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Bush details foiled 2002 al Qaeda attack on L.A.
The U.S. Bank Tower, center, in Los Angeles, California, is the tallest building on the West Coast.


Al Qaeda
Khalid Shaikh Mohammed
Los Angeles (California)
September 11 attacks

WASHINGTON (CNN) -- Shortly after 9/11, al Qaeda began planning to use shoe bombers to hijack a commercial airplane and fly it into the tallest building in Los Angeles, California, President Bush said Thursday.

The details were the first from the administration about the West Coast airliner plot, which was thwarted in 2002 and initially disclosed by the White House last year.

The plot was set in motion by Khalid Shaikh Mohammed, the alleged mastermind of the September 11, 2001, attacks, a month after the airplanes crashed into the World Trade Center and Pentagon, Bush said. It involved terrorists from al Qaeda's Southeast Asia wing, Jemaah Islamiyah. (Watch Bush's disclosure on the timing and location -- 1:45)

"Rather than use Arab hijackers, Khalid Shaikh Mohammed sought out young men from Southeast Asia whom he believed would not arouse as much suspicion," Bush said.

Mohammed was captured in Pakistan in 2003.

Bush said the plotters planned to use shoe bombs to breach the cockpit door and hijack the plane.

At a later briefing, Bush's homeland security adviser, Fran Townsend, said the leader of the four-man cell that was planning the attack had been arrested in 2003.

She did not identify him, but said he was trained personally by Mohammed "in the shoe bomb technique."

"You'll all recall that there was the arrest of the shoe bomber Richard Reid in December of 2001, and he was instructing the cell leader on the use of the same technique," Townsend said, but later added it was not clear if Reid was directly involved in the Los Angeles plot.

Reid pleaded guilty in 2002 to trying to blow up a trans-Atlantic airplane with explosives he had hidden in his shoes. Intelligence indicated Reid reported to Mohammed.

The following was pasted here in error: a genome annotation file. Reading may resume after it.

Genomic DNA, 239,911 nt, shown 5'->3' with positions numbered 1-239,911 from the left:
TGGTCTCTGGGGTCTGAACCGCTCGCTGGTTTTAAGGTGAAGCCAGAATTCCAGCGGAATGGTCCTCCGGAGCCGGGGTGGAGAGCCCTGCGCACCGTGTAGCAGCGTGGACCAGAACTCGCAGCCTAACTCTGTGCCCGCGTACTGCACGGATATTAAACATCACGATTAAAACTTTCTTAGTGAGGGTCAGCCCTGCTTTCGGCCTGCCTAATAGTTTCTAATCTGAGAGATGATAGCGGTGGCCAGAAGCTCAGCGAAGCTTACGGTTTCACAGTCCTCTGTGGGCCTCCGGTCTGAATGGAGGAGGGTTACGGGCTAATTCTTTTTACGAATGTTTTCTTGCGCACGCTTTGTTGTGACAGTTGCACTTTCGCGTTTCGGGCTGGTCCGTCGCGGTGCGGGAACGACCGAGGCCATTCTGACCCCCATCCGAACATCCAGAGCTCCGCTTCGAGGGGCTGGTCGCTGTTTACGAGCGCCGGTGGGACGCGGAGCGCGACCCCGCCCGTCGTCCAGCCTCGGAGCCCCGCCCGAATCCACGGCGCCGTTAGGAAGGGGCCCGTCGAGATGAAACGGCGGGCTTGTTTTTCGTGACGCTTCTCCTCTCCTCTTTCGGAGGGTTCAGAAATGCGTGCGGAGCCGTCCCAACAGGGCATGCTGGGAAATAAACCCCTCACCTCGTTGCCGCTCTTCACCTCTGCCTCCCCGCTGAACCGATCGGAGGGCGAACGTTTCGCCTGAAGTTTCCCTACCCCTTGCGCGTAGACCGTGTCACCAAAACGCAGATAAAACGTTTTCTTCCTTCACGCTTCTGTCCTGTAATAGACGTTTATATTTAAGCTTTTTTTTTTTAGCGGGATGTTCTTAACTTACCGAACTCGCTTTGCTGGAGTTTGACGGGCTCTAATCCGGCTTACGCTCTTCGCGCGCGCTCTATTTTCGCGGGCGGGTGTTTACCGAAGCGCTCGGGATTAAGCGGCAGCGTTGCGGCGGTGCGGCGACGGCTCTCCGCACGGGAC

U.S. authorities don't have details on the West Coast plot, such as whether a specific flight was targeted or a day scheduled, Townsend said.

She added that the hijacking was intended to be part of the 9/11 attacks, but Osama bin Laden instructed the terrorists to focus solely on the East Coast that day.

"It's our understanding now that it was too difficult to get enough operatives for both the East and West Coast plots at the same time," she said.

Al Qaeda's Southeast Asia leader, known as Hambali, had recruited Jemaah Islamiyah operatives for the plot, Bush said. Hambali was arrested in 2003 in Thailand, five months after Mohammed was arrested in Pakistan.

The would-be hijackers met with al Qaeda leader Osama bin Laden and then began preparing for the attack, which was derailed in early 2002, Bush said.

The purported plot was one of 10 on a list first released by the White House in October. (Full story)

The intended target of the attack was a building then known as the Library Tower. It was renamed the U.S. Bank Tower in 2003 and, at 1,018 feet, is the tallest building west of the Mississippi River. It is among the 25 tallest buildings in the world.

Bush credited international cooperation in the war on terrorism with saving American lives.

"The West Coast plot shows we face a relentless and determined enemy that requires unprecedented cooperation from other nations," he said. "By working together, we stopped a catastrophic attack."

Two members of the Senate Intelligence Committee, Sens. Jay Rockefeller, D-West Virginia, and Dianne Feinstein, D-California, questioned the timing and the details of Bush's revelation.

"It may be that they're tired of talking about the Brooklyn Bridge, and they're trying to find a different edifice of some sort," Rockefeller said.

Added Feinstein, "All I'm saying is that's not a new revelation and I've never seen anything that indicated whether the second wave was bona fide or not."

Emphasizing that there is no imminent threat to his city, Los Angeles Mayor Antonio Villaraigosa said during a Thursday news conference that he had already heard about the 2002 threat, but Thursday was the first time he'd learned the details. (Watch the mayor discuss the threat of terror -- 4:36)

"The city of Los Angeles has implemented significant security measures since that time," the mayor said, explaining that security personnel at high-rise buildings throughout the city have received training in terrorism detection, evacuations and diminishing the impact of an explosion.

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